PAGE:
There aren’t enough trees in the world to offset society’s carbon emissions – and there never will be

| May 7, 2021 | Leave a Comment

Photo of tropical rainforest

Item Link: Access the Resource

Media Type: Article - Recent

Date of Publication: April 23

Year of Publication: 2021

Publication City: London, UK

Publisher: The Conversation Trust Ltd.

Author(s): Bonnie Waring

Categories: , , ,

One morning in 2009, I sat on a creaky bus winding its way up a mountainside in central Costa Rica, light-headed from diesel fumes as I clutched my many suitcases. They contained thousands of test tubes and sample vials, a toothbrush, a waterproof notebook, and two changes of clothes.

I was on my way to La Selva Biological Station, where I was to spend several months studying the wet, lowland rainforest’s response to increasingly common droughts. On either side of the narrow highway, trees bled into the mist like watercolors into paper, giving the impression of an infinite primeval forest bathed in clouds.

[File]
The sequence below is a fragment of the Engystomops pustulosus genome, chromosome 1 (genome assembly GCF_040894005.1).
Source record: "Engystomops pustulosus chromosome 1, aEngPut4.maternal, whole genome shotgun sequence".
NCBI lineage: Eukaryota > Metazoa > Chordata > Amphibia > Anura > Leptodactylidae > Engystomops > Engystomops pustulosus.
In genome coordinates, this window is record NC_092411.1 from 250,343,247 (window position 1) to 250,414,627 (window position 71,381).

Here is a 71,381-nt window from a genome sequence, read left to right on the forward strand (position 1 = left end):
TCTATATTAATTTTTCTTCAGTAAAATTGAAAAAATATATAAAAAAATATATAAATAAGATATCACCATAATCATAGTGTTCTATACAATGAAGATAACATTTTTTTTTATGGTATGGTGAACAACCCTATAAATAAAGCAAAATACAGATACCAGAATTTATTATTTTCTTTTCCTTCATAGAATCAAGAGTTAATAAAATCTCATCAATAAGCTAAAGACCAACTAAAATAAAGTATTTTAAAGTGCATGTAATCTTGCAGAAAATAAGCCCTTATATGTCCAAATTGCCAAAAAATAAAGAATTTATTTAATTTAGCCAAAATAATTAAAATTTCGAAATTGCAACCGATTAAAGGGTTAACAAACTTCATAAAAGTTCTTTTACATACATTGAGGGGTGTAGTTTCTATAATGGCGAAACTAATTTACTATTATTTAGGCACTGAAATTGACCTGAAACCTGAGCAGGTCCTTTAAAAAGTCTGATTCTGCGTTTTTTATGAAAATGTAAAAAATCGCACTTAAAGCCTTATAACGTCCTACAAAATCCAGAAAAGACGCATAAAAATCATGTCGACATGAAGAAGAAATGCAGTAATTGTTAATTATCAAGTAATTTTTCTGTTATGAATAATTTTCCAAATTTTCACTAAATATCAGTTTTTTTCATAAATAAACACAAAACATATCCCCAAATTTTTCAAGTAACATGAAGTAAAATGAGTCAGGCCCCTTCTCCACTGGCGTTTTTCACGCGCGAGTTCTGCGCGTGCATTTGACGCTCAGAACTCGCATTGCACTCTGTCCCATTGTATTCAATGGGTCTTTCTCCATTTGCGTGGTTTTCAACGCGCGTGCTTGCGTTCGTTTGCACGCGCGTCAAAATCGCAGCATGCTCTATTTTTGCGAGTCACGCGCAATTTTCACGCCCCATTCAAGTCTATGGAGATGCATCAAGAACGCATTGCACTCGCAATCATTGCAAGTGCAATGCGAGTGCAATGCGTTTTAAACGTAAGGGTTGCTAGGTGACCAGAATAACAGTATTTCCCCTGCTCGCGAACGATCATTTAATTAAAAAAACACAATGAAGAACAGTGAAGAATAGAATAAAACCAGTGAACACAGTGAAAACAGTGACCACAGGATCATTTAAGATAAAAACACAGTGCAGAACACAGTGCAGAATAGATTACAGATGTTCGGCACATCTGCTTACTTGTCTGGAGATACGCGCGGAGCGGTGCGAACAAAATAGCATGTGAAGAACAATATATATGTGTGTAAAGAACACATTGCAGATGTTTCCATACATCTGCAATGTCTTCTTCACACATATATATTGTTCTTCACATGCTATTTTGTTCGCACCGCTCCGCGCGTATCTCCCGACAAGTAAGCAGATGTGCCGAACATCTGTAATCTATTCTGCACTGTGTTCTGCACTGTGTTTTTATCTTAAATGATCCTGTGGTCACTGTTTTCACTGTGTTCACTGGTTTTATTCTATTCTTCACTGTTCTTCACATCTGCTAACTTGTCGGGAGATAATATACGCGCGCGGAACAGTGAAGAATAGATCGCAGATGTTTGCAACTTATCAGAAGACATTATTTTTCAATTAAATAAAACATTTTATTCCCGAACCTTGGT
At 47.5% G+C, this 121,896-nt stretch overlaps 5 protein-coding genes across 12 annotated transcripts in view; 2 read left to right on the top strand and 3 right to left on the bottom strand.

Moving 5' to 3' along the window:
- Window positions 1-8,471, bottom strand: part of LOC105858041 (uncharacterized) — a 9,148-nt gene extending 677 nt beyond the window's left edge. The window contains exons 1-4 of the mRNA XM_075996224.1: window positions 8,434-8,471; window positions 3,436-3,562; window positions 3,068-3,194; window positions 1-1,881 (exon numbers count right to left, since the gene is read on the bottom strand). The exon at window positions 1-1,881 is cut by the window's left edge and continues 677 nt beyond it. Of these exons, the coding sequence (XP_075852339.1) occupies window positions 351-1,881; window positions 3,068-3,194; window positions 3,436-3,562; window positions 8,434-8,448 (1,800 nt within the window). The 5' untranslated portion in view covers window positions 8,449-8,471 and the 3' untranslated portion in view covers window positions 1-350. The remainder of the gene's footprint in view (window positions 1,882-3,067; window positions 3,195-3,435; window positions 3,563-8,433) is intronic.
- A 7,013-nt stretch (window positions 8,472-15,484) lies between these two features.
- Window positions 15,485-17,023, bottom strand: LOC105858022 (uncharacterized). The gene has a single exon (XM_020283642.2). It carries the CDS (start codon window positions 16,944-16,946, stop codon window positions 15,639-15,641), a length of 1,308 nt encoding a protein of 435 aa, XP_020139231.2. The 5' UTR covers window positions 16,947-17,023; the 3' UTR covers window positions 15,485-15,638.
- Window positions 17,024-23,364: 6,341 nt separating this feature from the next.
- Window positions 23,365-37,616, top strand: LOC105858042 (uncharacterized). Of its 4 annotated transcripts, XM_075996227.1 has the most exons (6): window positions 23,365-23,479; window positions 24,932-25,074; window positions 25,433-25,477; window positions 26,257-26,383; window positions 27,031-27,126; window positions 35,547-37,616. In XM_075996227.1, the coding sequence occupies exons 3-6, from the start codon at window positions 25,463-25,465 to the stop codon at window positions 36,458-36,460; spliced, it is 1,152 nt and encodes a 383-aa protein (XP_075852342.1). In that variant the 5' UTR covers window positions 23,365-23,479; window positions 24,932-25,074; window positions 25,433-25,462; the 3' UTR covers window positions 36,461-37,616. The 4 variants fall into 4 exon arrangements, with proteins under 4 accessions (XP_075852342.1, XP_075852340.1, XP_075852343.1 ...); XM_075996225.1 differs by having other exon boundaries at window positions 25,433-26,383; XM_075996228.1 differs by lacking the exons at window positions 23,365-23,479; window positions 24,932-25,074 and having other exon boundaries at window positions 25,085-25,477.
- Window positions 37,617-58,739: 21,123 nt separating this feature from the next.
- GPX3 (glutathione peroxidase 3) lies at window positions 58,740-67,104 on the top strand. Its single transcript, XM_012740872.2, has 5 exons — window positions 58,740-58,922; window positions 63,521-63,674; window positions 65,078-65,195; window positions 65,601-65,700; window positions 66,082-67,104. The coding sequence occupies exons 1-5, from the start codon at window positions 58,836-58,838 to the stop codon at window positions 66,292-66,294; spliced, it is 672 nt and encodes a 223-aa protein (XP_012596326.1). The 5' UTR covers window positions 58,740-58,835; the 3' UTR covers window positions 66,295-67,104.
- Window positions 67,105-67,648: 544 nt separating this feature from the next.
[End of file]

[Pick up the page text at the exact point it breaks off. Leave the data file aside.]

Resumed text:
As I gazed out of the window at the imposing scenery, I wondered how I could ever hope to understand a landscape so complex. I knew that thousands of researchers across the world were grappling with the same questions, trying to understand the fate of tropical forests in a rapidly changing world.

Read the full article here.

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